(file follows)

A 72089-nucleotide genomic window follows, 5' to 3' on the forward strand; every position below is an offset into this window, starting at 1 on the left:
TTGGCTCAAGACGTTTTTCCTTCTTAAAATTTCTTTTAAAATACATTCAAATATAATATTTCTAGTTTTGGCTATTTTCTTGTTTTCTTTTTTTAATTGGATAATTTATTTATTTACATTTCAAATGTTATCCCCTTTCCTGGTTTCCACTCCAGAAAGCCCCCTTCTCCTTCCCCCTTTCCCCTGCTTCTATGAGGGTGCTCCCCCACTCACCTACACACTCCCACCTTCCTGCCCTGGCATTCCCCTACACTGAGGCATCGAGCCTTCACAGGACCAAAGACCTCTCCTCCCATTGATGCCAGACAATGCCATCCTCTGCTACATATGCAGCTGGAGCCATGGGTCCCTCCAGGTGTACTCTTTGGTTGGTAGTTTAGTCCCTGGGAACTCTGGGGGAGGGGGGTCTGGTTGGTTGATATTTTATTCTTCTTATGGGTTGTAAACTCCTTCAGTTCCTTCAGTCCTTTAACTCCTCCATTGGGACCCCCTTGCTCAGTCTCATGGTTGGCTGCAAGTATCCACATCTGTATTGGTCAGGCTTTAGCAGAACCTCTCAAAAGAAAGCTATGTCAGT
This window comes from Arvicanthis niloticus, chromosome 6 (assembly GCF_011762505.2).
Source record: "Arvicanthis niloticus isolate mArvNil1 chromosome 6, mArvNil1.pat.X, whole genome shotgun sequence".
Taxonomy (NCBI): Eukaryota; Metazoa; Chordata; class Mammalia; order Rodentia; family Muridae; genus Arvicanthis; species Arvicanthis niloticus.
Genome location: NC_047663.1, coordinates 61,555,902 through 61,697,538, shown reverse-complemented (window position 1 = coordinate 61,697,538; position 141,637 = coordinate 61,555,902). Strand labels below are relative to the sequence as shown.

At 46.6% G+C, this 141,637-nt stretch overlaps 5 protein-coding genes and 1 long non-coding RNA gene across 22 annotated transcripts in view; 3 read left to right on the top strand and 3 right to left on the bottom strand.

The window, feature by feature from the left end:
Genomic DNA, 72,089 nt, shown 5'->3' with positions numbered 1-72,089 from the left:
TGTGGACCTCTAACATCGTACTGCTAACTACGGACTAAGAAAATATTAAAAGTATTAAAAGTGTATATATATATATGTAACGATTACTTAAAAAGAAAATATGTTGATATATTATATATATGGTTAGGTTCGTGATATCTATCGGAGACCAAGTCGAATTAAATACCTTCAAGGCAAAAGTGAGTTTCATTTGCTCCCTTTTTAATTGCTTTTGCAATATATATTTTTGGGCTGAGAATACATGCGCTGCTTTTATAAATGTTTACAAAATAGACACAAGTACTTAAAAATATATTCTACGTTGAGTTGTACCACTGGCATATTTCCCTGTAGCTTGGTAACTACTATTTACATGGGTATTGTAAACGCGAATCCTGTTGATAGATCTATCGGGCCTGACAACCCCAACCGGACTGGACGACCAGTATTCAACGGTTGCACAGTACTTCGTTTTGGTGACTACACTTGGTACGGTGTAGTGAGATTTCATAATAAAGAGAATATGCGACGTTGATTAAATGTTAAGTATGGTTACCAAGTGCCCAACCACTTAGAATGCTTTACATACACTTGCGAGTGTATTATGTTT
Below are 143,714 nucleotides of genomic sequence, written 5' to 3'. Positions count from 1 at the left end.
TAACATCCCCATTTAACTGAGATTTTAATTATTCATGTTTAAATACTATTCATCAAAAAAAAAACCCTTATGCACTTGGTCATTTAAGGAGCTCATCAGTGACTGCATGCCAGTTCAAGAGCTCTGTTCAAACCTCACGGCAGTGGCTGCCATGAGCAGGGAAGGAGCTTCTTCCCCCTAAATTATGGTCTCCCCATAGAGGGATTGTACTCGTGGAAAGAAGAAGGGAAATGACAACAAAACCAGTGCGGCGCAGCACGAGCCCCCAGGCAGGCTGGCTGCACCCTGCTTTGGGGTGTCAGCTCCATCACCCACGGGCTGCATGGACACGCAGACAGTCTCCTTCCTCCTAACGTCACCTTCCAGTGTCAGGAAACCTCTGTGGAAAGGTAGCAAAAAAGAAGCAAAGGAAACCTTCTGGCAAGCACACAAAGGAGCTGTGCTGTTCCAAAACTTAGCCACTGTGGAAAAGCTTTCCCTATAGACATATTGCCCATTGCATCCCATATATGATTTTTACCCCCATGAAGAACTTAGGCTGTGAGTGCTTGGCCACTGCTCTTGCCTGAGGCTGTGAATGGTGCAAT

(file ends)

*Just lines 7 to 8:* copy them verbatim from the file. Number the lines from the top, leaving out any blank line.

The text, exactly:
At 46.6% G+C, this 141,637-nt stretch overlaps 5 protein-coding genes and 1 long non-coding RNA gene across 22 annotated transcripts in view; 3 read left to right on the top strand and 3 right to left on the bottom strand.

The window, feature by feature from the left end: